South Asia

33 Items

President Barack Obama and several foreign dignitaries participate in a Trans-Pacific Partnership meeting

Charles Dharapak

Analysis & Opinions - Foreign Affairs

Rescuing the free trade deals

| June 14, 2015

The Senate’s rejection of President Wo odrow Wilson’s commitment of the United States to the League of Nations was the greatest setback to U.S. global leadership of the last century. While not remotely as consequential, the votes in the House last week that, unless revisited, would doom the Trans-Pacific Partnership send the same kind of negative signal regarding the willingness of the United States to take responsibility for the global system at a critical time.

The repudiation of the TPP would neuter the U.S. presidency for the next 19 months. It would reinforce global concerns that the vicissitudes of domestic politics are increasingly rendering the United States a less reliable ally. Coming on top of the American failure to either stop or join the Asian Infrastructure Investment Bank, it would signal a lack of U.S. commitment to Asia at a time when China is flexing its muscles. It would leave the grand strategy of rebalancing U.S. foreign policy toward Asia with no meaningful nonmilitary component. And it would strengthen the hands of companies overseas at the expense of U.S. firms. Ultimately, having a world in which U.S. companies systematically lose ground to foreign rivals would not work out to the advantage of American workers.

Both the House and Senate have now delivered majorities for the trade promotion authority necessary to complete the TPP. The problem is with the complementary trade assistance measures that most Republicans do not support and that Democrats are opposing in order to bring down the TPP. It is to be fervently hoped that a way through will be found to avoid a catastrophe for U.S. economic leadership. Perhaps success can be achieved if the TPP’s advocates can acknowledge that rather than being a model for future trade agreements, this debate should lead to careful reflection on the role of trade agreements in America’s international economic strategy.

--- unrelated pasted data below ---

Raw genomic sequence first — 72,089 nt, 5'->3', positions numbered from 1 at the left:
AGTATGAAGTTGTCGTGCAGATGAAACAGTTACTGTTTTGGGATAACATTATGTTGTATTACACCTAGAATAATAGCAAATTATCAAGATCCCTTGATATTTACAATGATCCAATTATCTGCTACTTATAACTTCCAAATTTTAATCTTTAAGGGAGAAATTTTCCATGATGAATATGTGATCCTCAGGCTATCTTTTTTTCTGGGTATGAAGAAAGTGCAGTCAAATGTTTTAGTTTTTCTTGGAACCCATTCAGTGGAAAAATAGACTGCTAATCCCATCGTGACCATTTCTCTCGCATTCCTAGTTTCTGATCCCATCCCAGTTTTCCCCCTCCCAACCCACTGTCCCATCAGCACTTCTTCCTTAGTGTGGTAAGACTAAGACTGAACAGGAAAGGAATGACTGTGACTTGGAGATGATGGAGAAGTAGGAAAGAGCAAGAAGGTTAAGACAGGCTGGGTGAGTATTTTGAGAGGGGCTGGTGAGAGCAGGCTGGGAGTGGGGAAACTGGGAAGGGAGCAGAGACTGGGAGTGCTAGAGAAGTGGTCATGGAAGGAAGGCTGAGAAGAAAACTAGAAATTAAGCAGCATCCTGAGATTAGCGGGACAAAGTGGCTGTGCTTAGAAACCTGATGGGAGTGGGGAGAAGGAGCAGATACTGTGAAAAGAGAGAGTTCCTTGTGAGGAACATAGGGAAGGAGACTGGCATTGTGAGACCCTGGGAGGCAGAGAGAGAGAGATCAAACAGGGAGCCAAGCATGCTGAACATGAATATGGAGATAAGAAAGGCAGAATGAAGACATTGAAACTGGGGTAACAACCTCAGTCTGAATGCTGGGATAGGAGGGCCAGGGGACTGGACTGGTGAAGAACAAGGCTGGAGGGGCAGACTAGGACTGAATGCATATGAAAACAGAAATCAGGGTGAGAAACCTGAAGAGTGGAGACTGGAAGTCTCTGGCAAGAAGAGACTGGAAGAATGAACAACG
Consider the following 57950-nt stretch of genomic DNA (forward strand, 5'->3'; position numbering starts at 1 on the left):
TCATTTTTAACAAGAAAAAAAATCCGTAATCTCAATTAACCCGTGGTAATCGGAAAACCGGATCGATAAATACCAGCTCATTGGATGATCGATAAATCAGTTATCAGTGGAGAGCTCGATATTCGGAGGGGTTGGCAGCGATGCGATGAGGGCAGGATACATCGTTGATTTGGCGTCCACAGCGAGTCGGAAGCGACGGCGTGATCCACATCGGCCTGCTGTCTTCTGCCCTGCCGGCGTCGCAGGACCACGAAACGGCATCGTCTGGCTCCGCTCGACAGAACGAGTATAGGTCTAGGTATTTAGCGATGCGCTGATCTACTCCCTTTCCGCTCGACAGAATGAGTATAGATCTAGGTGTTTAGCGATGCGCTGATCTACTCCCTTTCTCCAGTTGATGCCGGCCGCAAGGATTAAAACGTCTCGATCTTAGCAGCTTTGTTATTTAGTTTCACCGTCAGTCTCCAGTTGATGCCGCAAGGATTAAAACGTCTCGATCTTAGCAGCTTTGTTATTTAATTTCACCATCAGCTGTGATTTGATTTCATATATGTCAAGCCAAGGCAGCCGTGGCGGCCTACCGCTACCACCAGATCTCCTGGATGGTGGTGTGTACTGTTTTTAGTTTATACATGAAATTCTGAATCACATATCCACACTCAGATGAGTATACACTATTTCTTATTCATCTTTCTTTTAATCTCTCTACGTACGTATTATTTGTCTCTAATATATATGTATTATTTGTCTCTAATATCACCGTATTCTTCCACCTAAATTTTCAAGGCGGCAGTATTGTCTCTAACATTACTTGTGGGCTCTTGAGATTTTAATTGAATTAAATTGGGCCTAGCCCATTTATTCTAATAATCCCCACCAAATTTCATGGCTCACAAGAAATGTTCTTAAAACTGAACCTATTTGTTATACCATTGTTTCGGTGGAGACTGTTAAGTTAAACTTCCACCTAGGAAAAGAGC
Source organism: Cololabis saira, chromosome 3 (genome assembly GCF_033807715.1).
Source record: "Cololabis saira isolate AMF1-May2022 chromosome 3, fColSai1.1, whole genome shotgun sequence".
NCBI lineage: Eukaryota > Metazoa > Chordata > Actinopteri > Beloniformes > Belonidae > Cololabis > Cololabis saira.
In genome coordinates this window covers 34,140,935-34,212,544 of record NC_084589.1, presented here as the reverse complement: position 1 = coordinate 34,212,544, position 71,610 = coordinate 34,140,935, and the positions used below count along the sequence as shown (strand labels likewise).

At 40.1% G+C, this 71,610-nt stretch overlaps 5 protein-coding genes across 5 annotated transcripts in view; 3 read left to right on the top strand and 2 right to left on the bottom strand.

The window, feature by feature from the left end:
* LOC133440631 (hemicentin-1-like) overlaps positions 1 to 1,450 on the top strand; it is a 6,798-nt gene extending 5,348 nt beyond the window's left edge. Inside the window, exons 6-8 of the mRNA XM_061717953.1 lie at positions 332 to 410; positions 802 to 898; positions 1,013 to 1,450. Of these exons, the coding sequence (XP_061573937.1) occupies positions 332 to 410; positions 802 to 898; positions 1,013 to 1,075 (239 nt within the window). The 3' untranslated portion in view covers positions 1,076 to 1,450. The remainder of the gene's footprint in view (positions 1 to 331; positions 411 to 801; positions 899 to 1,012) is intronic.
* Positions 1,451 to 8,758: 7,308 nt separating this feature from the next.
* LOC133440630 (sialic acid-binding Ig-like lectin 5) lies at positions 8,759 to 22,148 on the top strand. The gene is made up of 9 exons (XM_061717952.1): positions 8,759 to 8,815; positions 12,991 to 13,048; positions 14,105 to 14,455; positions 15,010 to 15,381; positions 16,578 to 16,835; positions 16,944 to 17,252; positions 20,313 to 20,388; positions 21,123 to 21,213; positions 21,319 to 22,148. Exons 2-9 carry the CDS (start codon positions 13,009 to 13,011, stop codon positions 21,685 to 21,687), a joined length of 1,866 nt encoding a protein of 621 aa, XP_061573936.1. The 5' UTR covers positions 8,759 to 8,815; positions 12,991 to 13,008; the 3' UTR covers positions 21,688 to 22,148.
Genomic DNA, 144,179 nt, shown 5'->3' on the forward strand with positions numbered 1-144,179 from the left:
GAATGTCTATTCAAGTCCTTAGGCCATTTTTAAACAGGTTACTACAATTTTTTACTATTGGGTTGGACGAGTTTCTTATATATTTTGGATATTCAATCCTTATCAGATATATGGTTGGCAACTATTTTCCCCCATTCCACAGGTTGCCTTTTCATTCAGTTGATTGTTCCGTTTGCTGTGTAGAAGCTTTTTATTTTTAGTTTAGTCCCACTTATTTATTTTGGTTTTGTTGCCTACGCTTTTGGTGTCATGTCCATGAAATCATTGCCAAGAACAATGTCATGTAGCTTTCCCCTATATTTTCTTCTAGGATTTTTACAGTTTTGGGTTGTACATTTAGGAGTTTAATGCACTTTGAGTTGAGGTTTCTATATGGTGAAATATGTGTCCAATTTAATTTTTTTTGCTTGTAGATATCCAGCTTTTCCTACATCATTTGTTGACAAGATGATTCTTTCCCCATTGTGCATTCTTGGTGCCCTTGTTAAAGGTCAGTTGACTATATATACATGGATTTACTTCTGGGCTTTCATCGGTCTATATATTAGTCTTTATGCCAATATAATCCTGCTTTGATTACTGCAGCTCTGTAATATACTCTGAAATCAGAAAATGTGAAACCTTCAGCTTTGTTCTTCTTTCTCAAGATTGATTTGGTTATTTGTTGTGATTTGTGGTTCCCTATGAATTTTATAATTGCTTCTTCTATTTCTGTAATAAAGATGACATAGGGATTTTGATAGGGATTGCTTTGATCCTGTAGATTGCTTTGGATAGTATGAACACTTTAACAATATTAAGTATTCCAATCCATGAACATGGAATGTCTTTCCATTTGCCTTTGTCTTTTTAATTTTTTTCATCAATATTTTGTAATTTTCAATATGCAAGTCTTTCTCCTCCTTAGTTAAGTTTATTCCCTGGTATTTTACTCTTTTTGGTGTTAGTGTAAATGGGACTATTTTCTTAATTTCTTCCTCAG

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Press Release

Future of Diplomacy Project Announces Spring 2015 Fisher Family Fellows

Feb. 15, 2015

The Future of Diplomacy Project at Harvard Kennedy School’s Belfer Center for Science and International Affairs announces the appointment of spring 2015 Fisher Family Fellows; former NATO Secretary-General and Danish Prime Minister, Anders Fogh Rasmussen; former EU Trade Commissioner and Belgian Foreign Minister, Karel de Gucht; former National Security Advisor and Foreign Secretary of India, Shivshankar Menon; and Brazil’s former Minister of Defense and Minister of Foreign Affairs, Celso Amorim.

President Barack Obama and First Lady Michelle Obama view the Republic Day Parade with President Pranab Mukherjee and Prime Minister Narendra Modi from the Rajpath saluting base in New Delhi, India. January 26, 2015.

Lawrence Jackson

Analysis & Opinions - The National Interest

Pomp and Circumstance: The Challenge and Complexity of Engaging India

| January 30, 2015